It’s been said that leaders who radically impact their teams are themselves good coaches. Taking on the mentoring and coaching role often does not come naturally to someone in a leadership position.
One technique at the center of executive coaching is the art of asking good questions and/or reframing the response the coachee gives.
If you want to up your game coaching your team, here are three very important phrases to use.
3 Big Questions and Observations
They come by way of a referral found on LinkedIn. The source is John Bethel. Here are 3 of John’s coaching questions/phrases I have borrowed to regularly use while coaching leadership teams, friends, and family;
1. It occurs to me that…am I close?
When feeding back your perspective on the information they’ve shared with you. “It occurs to me that you see the value in following up with the prospective client but you are concerned that you’ll come across as too aggressive. Am I close?”
2. That’s one option…have you thought about others?
When the coachee has offered only one solution to a challenge they are facing, you can say, “Ok, that’s one option…” (then pause and wait). On the receiving end, this meant that I needed to think through other options before committing to only one.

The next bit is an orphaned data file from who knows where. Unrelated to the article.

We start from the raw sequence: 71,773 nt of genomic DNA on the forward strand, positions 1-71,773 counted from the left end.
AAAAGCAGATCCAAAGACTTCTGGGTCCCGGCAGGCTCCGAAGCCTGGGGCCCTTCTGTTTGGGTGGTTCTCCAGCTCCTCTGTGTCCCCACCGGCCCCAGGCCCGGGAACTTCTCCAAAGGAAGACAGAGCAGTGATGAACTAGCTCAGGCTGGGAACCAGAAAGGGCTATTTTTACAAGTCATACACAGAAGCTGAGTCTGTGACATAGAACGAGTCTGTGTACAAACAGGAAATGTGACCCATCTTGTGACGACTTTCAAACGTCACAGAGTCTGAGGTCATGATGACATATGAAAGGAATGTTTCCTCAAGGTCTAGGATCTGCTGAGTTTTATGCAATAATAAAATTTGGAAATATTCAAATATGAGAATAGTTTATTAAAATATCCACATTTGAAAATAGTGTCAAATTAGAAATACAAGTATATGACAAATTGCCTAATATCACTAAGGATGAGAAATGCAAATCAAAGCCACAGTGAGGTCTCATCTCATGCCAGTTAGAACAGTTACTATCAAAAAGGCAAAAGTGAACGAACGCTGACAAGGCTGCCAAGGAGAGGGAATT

3. Could this be a convenient story you are telling yourself?
This was often used by John to challenge me on why I was avoiding acting on something critical. “That may be true or that may be a convenient story you’re telling yourself. Think about this for a few minutes before responding. How does this story benefit you?”
The Power of Questions
By asking questions, you, as the coach/mentor demonstrate many things. First, if the question extends the discussion, you assist your mentee with exploring more. It promotes critical thinking in your mentee.
If you simply hear a situation and quickly give an answer, you are cutting off the mentee’s ability for self-discovery. Self-discovery is far more enduring than quick problem-solving.
I’ve often observed my leadership clients in action with their teams. As team members pose questions to the boss, I watch for my clients jumping straight into problem-solving mode rather than coaching mode.
My question to them at that moment is “Are you leading or problem-solving?” By leading the staff member through the thought process to find their own answer, the team leader/executive is helping to nurture growth in the subject.
On one hand, problem solving is usually what got someone promoted into a role. But if they truly want to build stronger teams, they must agree with taking on a more developmental role, coaching and mentoring their direct reports rather than continuing to merely solve problems.